Children’s golf summer camp, children’s equestrian training school, Queen’s English class, etc.
The more creative you get, the more money you can coax out of tiger moms who want to give their children a head start this side of the marketing jungle.
But have you heard of a chief executive course for three-year-olds?
State news agency Xinhua ran a piece about a sold-out summer school in southern China that teaches toddlers how to run a company.
The news coincided with the launch of Shenzhen-Hong Kong Stock Connect, the second cross-border stock trading service.
We’re not sure about the link between the two but we’re almost certain one has nothing to do with the other.
Turns out that this sort of “nappy-level” executive program is for real and reportedly costs parents a bundle.
A Chinese golf school in Guangzhou for children has been charging parents 1,000 yuan a day for a five-day training program to teach the game to their toddlers. The package includes bed and breakfast.
In Foshan, a twice-a-week English private tuition sold all its 15 allocations within hours of opening, easily raking in 132,000 yuan for the school.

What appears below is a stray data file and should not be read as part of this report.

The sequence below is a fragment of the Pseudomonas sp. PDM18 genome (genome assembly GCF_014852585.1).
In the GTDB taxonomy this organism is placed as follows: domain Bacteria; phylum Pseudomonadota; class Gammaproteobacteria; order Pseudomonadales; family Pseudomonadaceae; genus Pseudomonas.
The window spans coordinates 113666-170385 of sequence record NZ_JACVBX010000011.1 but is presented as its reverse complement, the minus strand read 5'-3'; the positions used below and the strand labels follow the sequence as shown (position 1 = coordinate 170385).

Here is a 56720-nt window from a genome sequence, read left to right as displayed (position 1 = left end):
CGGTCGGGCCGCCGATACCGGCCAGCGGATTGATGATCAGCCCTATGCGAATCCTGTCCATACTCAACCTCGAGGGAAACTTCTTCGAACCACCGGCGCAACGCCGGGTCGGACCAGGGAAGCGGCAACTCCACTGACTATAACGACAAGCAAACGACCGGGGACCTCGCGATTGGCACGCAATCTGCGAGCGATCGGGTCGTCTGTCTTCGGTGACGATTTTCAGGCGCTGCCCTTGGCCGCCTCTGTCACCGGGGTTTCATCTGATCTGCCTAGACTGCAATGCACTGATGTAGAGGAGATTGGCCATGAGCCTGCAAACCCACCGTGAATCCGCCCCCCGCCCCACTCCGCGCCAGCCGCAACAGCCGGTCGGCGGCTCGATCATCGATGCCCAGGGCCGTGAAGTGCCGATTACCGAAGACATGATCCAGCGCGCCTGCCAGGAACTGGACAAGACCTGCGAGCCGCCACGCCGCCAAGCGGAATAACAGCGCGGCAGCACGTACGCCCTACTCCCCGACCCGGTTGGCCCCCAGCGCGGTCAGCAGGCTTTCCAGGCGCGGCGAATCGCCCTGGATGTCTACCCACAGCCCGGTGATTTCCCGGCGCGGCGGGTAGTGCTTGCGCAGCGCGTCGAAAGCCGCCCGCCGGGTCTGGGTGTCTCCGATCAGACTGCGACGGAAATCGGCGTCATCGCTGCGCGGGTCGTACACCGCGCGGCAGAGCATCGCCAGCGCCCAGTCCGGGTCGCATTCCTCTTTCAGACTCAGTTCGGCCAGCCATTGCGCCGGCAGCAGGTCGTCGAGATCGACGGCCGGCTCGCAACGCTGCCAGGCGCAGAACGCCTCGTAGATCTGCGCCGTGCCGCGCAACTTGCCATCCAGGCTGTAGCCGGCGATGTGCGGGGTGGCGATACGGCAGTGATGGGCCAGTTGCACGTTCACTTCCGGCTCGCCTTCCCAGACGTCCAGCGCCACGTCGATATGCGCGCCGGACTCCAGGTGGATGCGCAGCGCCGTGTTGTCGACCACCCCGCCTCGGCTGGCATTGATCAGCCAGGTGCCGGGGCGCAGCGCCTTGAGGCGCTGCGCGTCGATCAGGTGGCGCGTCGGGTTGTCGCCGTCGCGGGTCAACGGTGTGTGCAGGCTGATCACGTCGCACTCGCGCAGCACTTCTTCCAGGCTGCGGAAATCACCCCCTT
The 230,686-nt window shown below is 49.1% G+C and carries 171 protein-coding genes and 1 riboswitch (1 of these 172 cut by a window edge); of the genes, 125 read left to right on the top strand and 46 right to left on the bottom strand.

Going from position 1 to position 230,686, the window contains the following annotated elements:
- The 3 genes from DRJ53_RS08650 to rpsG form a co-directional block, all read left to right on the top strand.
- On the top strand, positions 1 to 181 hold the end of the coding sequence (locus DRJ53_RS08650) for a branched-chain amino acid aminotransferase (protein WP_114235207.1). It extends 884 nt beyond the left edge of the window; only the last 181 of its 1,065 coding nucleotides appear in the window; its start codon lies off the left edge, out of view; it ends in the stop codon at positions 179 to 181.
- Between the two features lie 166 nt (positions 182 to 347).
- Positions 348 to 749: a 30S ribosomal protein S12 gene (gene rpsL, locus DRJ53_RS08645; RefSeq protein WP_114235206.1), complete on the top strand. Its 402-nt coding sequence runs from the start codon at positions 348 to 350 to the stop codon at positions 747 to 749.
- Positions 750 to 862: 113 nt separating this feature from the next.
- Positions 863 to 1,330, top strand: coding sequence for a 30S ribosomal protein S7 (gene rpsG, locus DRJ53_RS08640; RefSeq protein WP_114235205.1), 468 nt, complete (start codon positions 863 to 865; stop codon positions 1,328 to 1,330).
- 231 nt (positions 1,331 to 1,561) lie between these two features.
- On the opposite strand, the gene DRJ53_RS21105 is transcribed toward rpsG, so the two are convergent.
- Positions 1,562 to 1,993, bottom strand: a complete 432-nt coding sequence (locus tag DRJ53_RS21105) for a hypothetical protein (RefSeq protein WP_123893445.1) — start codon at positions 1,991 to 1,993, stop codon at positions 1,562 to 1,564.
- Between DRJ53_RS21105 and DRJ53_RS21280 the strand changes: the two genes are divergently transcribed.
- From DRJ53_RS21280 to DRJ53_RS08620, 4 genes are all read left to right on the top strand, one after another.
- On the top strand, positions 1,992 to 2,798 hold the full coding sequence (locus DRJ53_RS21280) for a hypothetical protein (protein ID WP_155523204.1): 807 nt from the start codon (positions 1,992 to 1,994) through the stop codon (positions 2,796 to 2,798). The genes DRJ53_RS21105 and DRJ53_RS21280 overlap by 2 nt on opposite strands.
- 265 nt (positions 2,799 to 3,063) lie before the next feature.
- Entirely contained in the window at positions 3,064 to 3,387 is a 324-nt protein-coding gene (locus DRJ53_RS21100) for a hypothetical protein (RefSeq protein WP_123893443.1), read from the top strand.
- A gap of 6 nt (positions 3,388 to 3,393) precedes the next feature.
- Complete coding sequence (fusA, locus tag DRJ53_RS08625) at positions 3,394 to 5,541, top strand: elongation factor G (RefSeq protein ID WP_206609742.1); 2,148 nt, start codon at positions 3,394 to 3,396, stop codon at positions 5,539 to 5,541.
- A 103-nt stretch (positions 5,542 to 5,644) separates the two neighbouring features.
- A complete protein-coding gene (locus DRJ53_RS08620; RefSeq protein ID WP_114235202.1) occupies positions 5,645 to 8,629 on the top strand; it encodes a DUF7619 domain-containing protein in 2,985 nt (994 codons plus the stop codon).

A Guangzhou school that trains children between age three and 12 charges 50,000 yuan a year for each weekly class.
But back to the fledgling CEOs.
You can’t accuse the school of being vague about its intentions, judging by the course description: “Grooming the future leadership of the children of age three and eight, and equip them with the leadership and competitiveness of a leader.”
Not meaning to offend anyone, we wonder how many children of three have even heard the word CEO? I was into my teens when I first became aware of it.
Interestingly, the Xinhua reporter visited the CEO class and found that it was no more than a private nanny service crawling with screaming tots.
At least they’re getting the hang of boardroom antics this early.
I guess all these absurdities are written into the Chinese DNA, mine included, judging by how quickly we decide to send our children to summer school just as easily as we register for A-share trading.
But it seems our mainland cousins couldn’t care less whether they’re getting their money’s worth, perhaps because China does not have anything close to Hong Kong’s Trade Descriptions Ordinance.
That’s not to say they’re happy.
In the first half of the year, the China Consumers Association received 2,626 complaints relating to education and training.
Last year, it was swamped with 5,000 complaints.
Meanwhile, the next Steve Jobs just crawled into class, bawling, kicking and thrashing about.
Mind you, that’s what some full-grown CEOs do also.
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